Seattle Center

Seattle Center is an arts, educational, tourism and entertainment center in Seattle, Washington, United States. Spanning an area of 74 acres (30 ha), it was originally built for the 1962 World's Fair. Its landmark feature is the 605-foot (184 m) tall Space Needle, which at the time of its completion was the tallest building west of the Mississippi River. Seattle Center is located just north of Belltown in the Uptown neighborhood.

Seattle Center as night falls
Seattle Center is located in the United States
Seattle Center
Location in the United States


  • International Fountain, located in the middle of the campus, operates all year round. Built for the 1962 World's Fair, the fountain was built as a modernist water sculpture and renovated extensively in 1995. With over 20 spouts, the fountain goes through programmed cycles of shooting water patterns, accompanied by recorded world music. The music is changed twice a month; it is chosen to coordinate with the water patterns and events programming at the center.
  • Space Needle, an official city landmark, featuring an observation deck and revolving restaurant[1]
  • Seattle Center Monorail terminus
  • Seattle Center Armory (known as Center House[2] from the early 1970s until 2012, and the Food Circus[3] from 1962 to the early 1970s), including Center Theatre, the home of Seattle Shakespeare Company and Book-It Repertory Theatre, as well as the Children's Museum, The Center High School and the Academy of Interactive Entertainment. Before the 1962 World's Fair, the building was an armory. Seattle Center Armory is an official city landmark.[1]
  • Museum of Pop Culture (MoPOP, formerly EMP Museum)
  • Chihuly Garden and Glass
  • John T. Williams totem pole - A 34 feet (10 m) high totem pole honoring John T. Williams
  • Fisher Pavilion at Seattle Center is one of the largest rental venues on the grounds and the first City of Seattle building to achieve LEED (Leadership in Energy and Environmental Design) certification. The large, flexible space can accommodate a wide range of commercial, charity and community events.
  • Kobe Bell, an official city landmark[4]
  • Mercer Arena, formerly a sports, concert, and opera venue before sitting dormant for several years. It is currently being redeveloped as the future home of Seattle Opera.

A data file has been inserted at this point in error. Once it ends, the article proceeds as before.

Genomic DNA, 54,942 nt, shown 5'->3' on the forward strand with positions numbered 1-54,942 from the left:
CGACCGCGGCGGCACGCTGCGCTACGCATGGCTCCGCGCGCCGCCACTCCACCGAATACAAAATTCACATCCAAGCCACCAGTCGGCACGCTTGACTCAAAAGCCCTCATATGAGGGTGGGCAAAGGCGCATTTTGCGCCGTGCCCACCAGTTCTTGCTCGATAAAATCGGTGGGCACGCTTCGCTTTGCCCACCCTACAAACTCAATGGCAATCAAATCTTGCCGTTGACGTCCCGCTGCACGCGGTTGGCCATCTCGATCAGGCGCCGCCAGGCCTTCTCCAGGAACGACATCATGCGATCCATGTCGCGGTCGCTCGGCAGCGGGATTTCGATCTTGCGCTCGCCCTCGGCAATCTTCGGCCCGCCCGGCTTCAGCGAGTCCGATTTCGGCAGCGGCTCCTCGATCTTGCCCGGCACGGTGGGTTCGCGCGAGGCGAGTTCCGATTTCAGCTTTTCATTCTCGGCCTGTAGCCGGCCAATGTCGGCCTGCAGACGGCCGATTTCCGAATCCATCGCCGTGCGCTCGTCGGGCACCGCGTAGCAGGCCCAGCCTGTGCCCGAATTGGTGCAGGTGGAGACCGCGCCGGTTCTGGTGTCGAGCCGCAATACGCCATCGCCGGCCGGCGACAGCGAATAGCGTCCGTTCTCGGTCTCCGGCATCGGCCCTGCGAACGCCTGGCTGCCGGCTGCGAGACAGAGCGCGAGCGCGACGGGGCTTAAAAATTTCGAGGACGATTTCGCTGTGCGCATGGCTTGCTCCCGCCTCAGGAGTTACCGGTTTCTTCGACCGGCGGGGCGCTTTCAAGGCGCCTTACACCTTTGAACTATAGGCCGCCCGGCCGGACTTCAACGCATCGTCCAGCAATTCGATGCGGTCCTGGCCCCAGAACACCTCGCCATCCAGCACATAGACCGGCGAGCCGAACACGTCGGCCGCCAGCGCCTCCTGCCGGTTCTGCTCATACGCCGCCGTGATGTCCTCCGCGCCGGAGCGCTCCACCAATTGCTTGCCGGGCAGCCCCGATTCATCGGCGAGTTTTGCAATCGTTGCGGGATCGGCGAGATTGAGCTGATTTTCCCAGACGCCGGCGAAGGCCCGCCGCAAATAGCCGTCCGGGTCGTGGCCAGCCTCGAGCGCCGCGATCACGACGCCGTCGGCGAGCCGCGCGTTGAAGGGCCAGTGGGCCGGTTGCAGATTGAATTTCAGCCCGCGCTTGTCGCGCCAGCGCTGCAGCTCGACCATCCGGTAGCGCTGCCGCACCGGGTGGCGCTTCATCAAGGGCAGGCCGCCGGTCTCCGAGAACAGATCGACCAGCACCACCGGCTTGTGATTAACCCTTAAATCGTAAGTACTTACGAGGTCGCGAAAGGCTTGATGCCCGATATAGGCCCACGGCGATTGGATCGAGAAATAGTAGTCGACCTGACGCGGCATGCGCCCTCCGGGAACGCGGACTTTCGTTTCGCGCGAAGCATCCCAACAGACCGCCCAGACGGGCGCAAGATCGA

• The outdoor Mural Amphitheatre, featuring a mosaic mural by Paul Horiuchi: the Horiuchi Mural, also created for the World's Fair, is an official city landmark.[5]
  • The Northwest Rooms, once a small conference center, now houses SIFF Film Center, The VERA Project and the headquarters of KEXP-FM.
  • Pacific Science Center, home of the IMAX Theater,[6] and Seattle Laser Dome
  • Seattle Center Pavilion, adjacent to KeyArena; it hosts a wide variety of trade shows, meetings and community events.
  • A piece of the Berlin Wall can be seen at the Seattle Center Armory Food Atrium.

Performing artsEdit

Center House, Seattle Center



Seattle Center hosts many cultural, music and arts festivals. Major attractions include:


Seattle PrideFest is the Official Seattle Gay Pride Festival held annually at Seattle Center over Pride Weekend. The festival takes place on the last Sunday in June between 11am and 7pm. This event used to take place in neighboring Capitol Hill's Volunteer Park but eventually outgrew its residential location. It was decided to move the annual parade to downtown and festival to the Seattle Center to better accommodate the growing attendance.

Future plansEdit

There is a long history of consecutive plans for physical revision of Seattle Center. Ever since Seattle City Council approved the Seattle Center Century 21 Master Plan in August 2008, it has effectively directed physical change on the 74-acre campus. This future-looking, 20-year plan sets forth 10 planning and design principles to effectively guide redevelopment. Completed first phase projects were realized through an innovative mix of public and private funding. They include: Seattle Center Skatepark, Broad Street Green, Seattle Center Armory (partially complete), Theater Commons, Chihuly Garden and Glass and Artists at Play (playground). Halfway through its 20-year duration, the Master Plan is primed to respond to some significant external changes, alongside exciting new opportunities on the grounds, to continue physical transformation at Seattle Center so that this unique urban campus can continue to accommodate the needs and desires of the broader community for many generations to come.[citation needed]


  1. ^ a b Landmarks Alphabetical Listing for S, Individual Landmarks, City of Seattle. Accessed 28 December 2007.
  2. ^ Press Release, Seattle Center March 26, 2012 Press release. Accessed 25 July 2013
  3. ^ Seattle Center Armory, Seattle Center Website. Accessed 25 July 2013
  4. ^ Landmarks Alphabetical Listing for K, Individual Landmarks, City of Seattle. Accessed 28 December 2007
  5. ^ Landmarks Alphabetical Listing for H, Individual Landmarks, City of Seattle. Accessed 28 December 2007
  6. ^ IMAX Theater, Accessed November 25, 2018
  7. ^ "Home". Northwest Folklife. 2014-08-18. Retrieved 2020-11-08.

External linksEdit

Coordinates: 47°37′19″N 122°21′07″W / 47.622°N 122.352°W / 47.622; -122.352